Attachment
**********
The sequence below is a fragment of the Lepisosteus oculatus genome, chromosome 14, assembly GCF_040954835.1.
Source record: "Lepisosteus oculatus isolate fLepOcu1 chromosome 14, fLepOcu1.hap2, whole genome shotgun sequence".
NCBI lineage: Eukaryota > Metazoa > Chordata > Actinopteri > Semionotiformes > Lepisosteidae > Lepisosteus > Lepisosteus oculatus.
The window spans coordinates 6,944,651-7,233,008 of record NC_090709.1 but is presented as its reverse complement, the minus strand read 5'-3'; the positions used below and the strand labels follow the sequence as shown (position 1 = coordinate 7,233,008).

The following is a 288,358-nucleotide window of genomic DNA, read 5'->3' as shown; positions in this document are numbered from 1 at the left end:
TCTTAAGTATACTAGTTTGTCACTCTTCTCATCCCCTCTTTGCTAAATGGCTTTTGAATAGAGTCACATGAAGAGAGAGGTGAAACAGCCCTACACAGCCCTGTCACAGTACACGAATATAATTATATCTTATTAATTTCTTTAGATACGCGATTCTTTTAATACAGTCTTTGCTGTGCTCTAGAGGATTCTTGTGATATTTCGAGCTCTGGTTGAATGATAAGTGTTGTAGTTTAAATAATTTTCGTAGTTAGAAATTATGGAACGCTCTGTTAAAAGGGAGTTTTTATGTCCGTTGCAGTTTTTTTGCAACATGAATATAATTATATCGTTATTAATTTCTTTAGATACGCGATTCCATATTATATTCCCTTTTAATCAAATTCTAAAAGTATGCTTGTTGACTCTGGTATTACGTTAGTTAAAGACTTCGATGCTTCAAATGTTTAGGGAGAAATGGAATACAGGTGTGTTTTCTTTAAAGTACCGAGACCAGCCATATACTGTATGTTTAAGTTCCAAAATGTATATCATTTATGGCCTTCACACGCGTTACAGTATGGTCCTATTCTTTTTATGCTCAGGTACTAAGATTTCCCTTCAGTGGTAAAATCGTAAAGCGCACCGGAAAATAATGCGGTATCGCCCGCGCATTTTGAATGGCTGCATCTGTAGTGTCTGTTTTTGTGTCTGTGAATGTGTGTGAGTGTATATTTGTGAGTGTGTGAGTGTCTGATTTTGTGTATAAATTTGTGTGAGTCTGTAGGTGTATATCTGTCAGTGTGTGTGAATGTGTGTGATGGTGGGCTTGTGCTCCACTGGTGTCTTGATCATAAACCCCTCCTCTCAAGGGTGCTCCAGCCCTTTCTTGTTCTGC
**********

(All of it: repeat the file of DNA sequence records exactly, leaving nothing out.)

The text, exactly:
The sequence below is a fragment of the Lepisosteus oculatus genome, chromosome 14, assembly GCF_040954835.1.
Source record: "Lepisosteus oculatus isolate fLepOcu1 chromosome 14, fLepOcu1.hap2, whole genome shotgun sequence".
NCBI lineage: Eukaryota > Metazoa > Chordata > Actinopteri > Semionotiformes > Lepisosteidae > Lepisosteus > Lepisosteus oculatus.
The window spans coordinates 6,944,651-7,233,008 of record NC_090709.1 but is presented as its reverse complement, the minus strand read 5'-3'; the positions used below and the strand labels follow the sequence as shown (position 1 = coordinate 7,233,008).

The following is a 288,358-nucleotide window of genomic DNA, read 5'->3' as shown; positions in this document are numbered from 1 at the left end:
TCTTAAGTATACTAGTTTGTCACTCTTCTCATCCCCTCTTTGCTAAATGGCTTTTGAATAGAGTCACATGAAGAGAGAGGTGAAACAGCCCTACACAGCCCTGTCACAGTACACGAATATAATTATATCTTATTAATTTCTTTAGATACGCGATTCTTTTAATACAGTCTTTGCTGTGCTCTAGAGGATTCTTGTGATATTTCGAGCTCTGGTTGAATGATAAGTGTTGTAGTTTAAATAATTTTCGTAGTTAGAAATTATGGAACGCTCTGTTAAAAGGGAGTTTTTATGTCCGTTGCAGTTTTTTTGCAACATGAATATAATTATATCGTTATTAATTTCTTTAGATACGCGATTCCATATTATATTCCCTTTTAATCAAATTCTAAAAGTATGCTTGTTGACTCTGGTATTACGTTAGTTAAAGACTTCGATGCTTCAAATGTTTAGGGAGAAATGGAATACAGGTGTGTTTTCTTTAAAGTACCGAGACCAGCCATATACTGTATGTTTAAGTTCCAAAATGTATATCATTTATGGCCTTCACACGCGTTACAGTATGGTCCTATTCTTTTTATGCTCAGGTACTAAGATTTCCCTTCAGTGGTAAAATCGTAAAGCGCACCGGAAAATAATGCGGTATCGCCCGCGCATTTTGAATGGCTGCATCTGTAGTGTCTGTTTTTGTGTCTGTGAATGTGTGTGAGTGTATATTTGTGAGTGTGTGAGTGTCTGATTTTGTGTATAAATTTGTGTGAGTCTGTAGGTGTATATCTGTCAGTGTGTGTGAATGTGTGTGATGGTGGGCTTGTGCTCCACTGGTGTCTTGATCATAAACCCCTCCTCTCAAGGGTGCTCCAGCCCTTTCTTGTTCTGC